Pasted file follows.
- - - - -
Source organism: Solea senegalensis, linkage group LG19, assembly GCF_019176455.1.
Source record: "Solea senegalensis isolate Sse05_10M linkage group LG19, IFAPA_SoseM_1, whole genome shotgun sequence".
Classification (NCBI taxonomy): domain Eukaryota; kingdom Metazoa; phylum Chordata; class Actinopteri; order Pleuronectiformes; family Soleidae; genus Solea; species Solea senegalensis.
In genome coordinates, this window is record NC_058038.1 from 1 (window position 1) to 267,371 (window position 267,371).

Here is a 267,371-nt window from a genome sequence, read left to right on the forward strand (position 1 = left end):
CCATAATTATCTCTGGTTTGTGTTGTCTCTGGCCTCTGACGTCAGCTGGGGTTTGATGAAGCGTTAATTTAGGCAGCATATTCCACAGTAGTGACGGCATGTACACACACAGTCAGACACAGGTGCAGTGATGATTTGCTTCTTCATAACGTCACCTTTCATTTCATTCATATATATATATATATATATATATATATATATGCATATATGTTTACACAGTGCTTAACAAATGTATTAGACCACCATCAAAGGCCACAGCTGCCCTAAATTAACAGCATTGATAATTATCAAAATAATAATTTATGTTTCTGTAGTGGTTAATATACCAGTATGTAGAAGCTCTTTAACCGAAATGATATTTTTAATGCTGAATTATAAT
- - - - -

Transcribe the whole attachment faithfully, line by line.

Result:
Source organism: Solea senegalensis, linkage group LG19, assembly GCF_019176455.1.
Source record: "Solea senegalensis isolate Sse05_10M linkage group LG19, IFAPA_SoseM_1, whole genome shotgun sequence".
Classification (NCBI taxonomy): domain Eukaryota; kingdom Metazoa; phylum Chordata; class Actinopteri; order Pleuronectiformes; family Soleidae; genus Solea; species Solea senegalensis.
In genome coordinates, this window is record NC_058038.1 from 1 (window position 1) to 267,371 (window position 267,371).

Here is a 267,371-nt window from a genome sequence, read left to right on the forward strand (position 1 = left end):
CCATAATTATCTCTGGTTTGTGTTGTCTCTGGCCTCTGACGTCAGCTGGGGTTTGATGAAGCGTTAATTTAGGCAGCATATTCCACAGTAGTGACGGCATGTACACACACAGTCAGACACAGGTGCAGTGATGATTTGCTTCTTCATAACGTCACCTTTCATTTCATTCATATATATATATATATATATATATATATATATGCATATATGTTTACACAGTGCTTAACAAATGTATTAGACCACCATCAAAGGCCACAGCTGCCCTAAATTAACAGCATTGATAATTATCAAAATAATAATTTATGTTTCTGTAGTGGTTAATATACCAGTATGTAGAAGCTCTTTAACCGAAATGATATTTTTAATGCTGAATTATAAT